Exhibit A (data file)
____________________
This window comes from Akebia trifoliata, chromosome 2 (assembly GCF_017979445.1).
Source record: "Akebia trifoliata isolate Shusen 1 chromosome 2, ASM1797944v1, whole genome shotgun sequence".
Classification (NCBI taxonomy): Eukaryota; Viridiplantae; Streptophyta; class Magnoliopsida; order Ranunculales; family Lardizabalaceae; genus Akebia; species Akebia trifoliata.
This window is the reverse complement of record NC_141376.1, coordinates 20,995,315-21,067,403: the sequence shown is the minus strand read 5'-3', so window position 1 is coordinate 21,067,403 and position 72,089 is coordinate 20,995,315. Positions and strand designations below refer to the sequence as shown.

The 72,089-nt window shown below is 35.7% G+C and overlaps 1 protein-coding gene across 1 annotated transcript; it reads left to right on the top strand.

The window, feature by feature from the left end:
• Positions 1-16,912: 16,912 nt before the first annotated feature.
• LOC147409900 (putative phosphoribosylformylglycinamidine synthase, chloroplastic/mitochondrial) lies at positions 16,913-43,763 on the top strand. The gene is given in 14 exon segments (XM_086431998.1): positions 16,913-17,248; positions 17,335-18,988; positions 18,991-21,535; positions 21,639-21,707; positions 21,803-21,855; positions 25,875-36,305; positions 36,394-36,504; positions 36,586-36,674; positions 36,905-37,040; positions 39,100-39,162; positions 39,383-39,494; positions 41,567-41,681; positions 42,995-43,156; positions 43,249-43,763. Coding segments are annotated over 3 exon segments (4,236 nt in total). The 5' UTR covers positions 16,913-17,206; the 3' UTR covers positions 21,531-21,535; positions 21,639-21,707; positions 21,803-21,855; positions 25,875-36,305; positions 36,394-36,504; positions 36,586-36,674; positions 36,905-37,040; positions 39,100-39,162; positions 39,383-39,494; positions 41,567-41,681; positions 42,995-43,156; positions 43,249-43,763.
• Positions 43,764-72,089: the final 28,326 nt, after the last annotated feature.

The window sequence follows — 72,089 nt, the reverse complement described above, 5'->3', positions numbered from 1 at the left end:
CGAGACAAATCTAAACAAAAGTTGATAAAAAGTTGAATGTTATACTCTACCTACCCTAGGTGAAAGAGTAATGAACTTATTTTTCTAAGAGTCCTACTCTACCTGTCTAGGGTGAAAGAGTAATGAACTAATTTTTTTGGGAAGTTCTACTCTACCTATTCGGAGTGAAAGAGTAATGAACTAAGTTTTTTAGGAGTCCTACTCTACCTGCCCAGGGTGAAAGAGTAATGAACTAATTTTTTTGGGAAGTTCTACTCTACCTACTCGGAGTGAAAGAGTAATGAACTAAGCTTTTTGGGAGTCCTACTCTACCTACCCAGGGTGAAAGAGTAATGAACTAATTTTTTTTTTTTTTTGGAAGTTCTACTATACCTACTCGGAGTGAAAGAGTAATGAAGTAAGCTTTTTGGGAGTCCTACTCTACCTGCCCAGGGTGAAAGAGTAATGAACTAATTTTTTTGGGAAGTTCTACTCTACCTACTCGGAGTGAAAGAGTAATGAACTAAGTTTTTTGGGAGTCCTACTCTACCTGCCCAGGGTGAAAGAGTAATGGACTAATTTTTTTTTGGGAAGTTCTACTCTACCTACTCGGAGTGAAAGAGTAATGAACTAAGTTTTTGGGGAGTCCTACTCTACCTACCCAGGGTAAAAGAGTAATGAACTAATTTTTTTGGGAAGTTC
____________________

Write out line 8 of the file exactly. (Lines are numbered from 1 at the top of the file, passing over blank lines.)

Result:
• LOC147409900 (putative phosphoribosylformylglycinamidine synthase, chloroplastic/mitochondrial) lies at positions 16,913-43,763 on the top strand. The gene is given in 14 exon segments (XM_086431998.1): positions 16,913-17,248; positions 17,335-18,988; positions 18,991-21,535; positions 21,639-21,707; positions 21,803-21,855; positions 25,875-36,305; positions 36,394-36,504; positions 36,586-36,674; positions 36,905-37,040; positions 39,100-39,162; positions 39,383-39,494; positions 41,567-41,681; positions 42,995-43,156; positions 43,249-43,763. Coding segments are annotated over 3 exon segments (4,236 nt in total). The 5' UTR covers positions 16,913-17,206; the 3' UTR covers positions 21,531-21,535; positions 21,639-21,707; positions 21,803-21,855; positions 25,875-36,305; positions 36,394-36,504; positions 36,586-36,674; positions 36,905-37,040; positions 39,100-39,162; positions 39,383-39,494; positions 41,567-41,681; positions 42,995-43,156; positions 43,249-43,763.